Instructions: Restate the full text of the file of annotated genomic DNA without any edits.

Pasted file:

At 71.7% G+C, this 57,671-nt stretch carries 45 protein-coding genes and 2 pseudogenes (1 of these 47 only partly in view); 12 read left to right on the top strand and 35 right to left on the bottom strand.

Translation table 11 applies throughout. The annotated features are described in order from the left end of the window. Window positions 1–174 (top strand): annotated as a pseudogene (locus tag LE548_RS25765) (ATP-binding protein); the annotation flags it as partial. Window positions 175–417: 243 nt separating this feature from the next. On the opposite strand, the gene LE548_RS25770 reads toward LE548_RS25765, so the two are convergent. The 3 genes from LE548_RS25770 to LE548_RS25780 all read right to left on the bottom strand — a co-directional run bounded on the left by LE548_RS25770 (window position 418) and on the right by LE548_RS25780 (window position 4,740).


At 71.7% G+C, this 57,671-nt stretch carries 45 protein-coding genes and 2 pseudogenes (1 of these 47 only partly in view); 12 read left to right on the top strand and 35 right to left on the bottom strand.

Translation table 11 applies throughout. The annotated features are described in order from the left end of the window. Window positions 1–174 (top strand): annotated as a pseudogene (locus tag LE548_RS25765) (ATP-binding protein); the annotation flags it as partial. Window positions 175–417: 243 nt separating this feature from the next. On the opposite strand, the gene LE548_RS25770 reads toward LE548_RS25765, so the two are convergent. The 3 genes from LE548_RS25770 to LE548_RS25780 all read right to left on the bottom strand — a co-directional run bounded on the left by LE548_RS25770 (window position 418) and on the right by LE548_RS25780 (window position 4,740).